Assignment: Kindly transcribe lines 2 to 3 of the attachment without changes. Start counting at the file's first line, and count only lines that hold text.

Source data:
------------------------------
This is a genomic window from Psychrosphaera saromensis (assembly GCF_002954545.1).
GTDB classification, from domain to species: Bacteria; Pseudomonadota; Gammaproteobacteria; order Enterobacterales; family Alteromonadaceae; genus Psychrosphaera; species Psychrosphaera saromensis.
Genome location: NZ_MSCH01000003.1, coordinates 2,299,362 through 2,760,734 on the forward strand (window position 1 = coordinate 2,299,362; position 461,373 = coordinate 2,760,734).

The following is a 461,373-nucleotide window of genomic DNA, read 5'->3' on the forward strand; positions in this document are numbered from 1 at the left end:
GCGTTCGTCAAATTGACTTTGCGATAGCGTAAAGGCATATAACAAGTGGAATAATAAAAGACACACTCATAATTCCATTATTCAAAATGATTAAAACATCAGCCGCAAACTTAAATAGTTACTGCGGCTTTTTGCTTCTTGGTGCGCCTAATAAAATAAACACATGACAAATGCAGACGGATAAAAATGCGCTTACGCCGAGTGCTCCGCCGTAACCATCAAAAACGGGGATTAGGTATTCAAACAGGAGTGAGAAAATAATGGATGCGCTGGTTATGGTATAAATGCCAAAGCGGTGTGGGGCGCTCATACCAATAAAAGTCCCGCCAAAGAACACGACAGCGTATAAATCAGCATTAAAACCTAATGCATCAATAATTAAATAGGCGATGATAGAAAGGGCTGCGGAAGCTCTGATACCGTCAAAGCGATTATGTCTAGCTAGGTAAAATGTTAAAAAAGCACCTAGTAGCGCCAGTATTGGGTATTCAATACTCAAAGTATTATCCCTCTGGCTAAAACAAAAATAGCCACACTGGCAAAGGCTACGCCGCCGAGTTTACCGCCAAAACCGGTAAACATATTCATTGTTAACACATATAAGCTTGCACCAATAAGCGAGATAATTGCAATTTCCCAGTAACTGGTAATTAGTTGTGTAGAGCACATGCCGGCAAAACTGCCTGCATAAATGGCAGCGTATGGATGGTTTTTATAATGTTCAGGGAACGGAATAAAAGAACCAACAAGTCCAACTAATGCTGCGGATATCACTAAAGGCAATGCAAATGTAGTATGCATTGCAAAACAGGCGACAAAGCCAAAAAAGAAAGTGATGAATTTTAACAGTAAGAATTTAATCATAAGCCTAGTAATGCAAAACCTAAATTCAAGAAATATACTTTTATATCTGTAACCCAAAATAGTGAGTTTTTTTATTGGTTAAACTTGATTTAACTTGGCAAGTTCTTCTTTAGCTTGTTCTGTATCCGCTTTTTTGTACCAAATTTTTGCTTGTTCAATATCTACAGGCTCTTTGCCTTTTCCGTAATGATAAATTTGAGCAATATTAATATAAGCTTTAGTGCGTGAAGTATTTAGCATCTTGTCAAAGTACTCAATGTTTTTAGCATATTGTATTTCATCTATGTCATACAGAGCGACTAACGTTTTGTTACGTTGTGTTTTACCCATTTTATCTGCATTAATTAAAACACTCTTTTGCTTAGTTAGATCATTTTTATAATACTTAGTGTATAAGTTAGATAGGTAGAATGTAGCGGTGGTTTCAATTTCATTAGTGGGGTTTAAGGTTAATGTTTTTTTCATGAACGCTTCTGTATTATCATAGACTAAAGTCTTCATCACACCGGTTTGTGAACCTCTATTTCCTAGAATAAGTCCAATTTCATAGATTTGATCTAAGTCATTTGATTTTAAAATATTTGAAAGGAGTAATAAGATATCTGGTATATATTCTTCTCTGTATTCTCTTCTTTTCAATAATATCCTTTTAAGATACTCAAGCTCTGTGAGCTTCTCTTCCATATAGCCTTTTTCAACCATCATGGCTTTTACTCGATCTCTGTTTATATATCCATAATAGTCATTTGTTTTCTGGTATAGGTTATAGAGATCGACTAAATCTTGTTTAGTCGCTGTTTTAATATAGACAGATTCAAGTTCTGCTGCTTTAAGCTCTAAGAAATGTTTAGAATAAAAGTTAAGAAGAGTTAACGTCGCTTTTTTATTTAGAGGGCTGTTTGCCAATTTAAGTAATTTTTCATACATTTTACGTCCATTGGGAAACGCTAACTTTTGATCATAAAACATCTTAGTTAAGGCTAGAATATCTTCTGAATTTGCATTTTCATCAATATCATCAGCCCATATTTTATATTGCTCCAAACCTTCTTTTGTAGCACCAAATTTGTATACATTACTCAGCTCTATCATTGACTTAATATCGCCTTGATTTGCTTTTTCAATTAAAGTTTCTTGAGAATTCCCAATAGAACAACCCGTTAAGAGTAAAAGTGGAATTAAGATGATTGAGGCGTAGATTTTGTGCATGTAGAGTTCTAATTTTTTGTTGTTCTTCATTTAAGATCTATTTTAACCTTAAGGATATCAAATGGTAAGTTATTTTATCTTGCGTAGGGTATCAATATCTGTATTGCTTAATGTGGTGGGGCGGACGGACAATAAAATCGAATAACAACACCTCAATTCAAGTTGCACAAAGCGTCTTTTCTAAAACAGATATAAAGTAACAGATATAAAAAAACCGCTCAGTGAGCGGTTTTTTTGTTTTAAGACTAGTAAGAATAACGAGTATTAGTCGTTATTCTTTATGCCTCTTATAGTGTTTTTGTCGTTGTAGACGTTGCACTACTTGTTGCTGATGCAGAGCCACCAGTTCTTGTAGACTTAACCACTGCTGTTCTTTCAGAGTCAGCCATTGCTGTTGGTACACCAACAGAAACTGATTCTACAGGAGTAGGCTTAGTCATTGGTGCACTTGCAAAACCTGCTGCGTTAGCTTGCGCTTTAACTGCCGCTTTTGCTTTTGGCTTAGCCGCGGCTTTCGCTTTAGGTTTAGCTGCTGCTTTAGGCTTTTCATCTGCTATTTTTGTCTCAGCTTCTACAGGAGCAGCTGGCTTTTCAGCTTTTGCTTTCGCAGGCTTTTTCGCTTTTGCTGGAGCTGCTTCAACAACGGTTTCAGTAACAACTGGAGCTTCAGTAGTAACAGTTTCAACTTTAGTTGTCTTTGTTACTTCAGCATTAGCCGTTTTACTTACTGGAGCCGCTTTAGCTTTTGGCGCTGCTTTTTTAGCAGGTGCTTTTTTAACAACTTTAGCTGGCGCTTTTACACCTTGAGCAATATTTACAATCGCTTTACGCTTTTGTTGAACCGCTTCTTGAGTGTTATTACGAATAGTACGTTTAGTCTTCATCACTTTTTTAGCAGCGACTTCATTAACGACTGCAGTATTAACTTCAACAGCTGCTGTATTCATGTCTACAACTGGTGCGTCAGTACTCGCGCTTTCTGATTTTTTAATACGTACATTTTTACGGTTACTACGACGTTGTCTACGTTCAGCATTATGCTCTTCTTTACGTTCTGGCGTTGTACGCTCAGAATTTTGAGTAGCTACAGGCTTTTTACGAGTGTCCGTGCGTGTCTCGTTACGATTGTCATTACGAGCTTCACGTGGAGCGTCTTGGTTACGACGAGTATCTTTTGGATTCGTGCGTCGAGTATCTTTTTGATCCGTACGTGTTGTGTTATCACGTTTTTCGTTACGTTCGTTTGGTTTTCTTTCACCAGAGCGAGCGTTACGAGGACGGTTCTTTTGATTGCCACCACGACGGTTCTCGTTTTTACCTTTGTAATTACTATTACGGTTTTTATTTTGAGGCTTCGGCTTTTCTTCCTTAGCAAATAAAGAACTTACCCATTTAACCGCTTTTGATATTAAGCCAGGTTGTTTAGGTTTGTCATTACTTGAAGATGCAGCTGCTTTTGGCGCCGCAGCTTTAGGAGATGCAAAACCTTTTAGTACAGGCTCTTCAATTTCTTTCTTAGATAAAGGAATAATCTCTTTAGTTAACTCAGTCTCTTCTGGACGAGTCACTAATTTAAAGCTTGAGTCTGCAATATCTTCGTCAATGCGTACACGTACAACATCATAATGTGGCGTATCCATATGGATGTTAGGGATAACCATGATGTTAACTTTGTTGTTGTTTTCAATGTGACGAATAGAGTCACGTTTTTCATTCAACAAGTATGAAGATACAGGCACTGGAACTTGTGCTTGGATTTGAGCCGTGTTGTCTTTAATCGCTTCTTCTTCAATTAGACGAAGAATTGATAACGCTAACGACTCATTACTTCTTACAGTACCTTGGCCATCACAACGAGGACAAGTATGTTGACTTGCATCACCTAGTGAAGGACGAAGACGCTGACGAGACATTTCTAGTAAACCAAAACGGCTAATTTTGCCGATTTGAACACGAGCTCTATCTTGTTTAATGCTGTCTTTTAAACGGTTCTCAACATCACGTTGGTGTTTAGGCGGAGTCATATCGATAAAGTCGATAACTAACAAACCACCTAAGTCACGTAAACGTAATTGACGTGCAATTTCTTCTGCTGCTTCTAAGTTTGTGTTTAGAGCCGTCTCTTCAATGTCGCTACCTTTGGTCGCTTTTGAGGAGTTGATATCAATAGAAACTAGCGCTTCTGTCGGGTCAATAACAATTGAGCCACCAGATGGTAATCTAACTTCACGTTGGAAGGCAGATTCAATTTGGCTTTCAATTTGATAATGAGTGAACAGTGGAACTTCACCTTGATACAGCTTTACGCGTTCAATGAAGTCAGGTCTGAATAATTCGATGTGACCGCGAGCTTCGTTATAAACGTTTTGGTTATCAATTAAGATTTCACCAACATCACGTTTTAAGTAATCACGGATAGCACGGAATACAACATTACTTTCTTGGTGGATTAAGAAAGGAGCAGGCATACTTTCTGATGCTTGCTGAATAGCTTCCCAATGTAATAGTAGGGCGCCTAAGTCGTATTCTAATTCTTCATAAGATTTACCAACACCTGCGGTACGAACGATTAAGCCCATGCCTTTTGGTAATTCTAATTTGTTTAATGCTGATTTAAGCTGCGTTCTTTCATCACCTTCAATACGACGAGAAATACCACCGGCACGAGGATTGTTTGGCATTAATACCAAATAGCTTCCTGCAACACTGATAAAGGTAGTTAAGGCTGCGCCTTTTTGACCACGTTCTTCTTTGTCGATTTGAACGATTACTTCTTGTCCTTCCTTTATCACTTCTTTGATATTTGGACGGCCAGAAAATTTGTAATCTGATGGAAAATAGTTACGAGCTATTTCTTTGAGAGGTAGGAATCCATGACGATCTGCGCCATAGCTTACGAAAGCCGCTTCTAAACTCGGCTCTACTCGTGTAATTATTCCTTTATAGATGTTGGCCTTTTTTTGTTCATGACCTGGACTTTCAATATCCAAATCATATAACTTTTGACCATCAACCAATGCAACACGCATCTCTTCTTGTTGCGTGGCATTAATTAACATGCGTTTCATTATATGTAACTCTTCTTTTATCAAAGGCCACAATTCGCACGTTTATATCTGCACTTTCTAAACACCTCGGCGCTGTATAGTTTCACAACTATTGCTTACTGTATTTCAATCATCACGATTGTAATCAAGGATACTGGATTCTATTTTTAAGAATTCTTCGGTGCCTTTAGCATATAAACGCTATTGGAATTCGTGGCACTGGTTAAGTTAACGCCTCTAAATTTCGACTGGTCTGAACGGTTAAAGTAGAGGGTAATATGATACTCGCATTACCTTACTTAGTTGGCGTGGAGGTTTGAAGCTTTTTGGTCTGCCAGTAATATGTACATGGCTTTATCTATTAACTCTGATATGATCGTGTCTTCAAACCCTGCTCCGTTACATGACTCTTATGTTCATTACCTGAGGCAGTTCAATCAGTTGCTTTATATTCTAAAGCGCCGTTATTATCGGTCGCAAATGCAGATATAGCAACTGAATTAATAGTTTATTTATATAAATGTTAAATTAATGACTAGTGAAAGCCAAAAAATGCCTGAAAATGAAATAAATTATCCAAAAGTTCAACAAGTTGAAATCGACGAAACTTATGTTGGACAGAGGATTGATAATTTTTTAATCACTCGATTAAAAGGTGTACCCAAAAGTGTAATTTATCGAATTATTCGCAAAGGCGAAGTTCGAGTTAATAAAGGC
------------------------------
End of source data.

GTDB classification, from domain to species: Bacteria; Pseudomonadota; Gammaproteobacteria; order Enterobacterales; family Alteromonadaceae; genus Psychrosphaera; species Psychrosphaera saromensis.
Genome location: NZ_MSCH01000003.1, coordinates 2,299,362 through 2,760,734 on the forward strand (window position 1 = coordinate 2,299,362; position 461,373 = coordinate 2,760,734).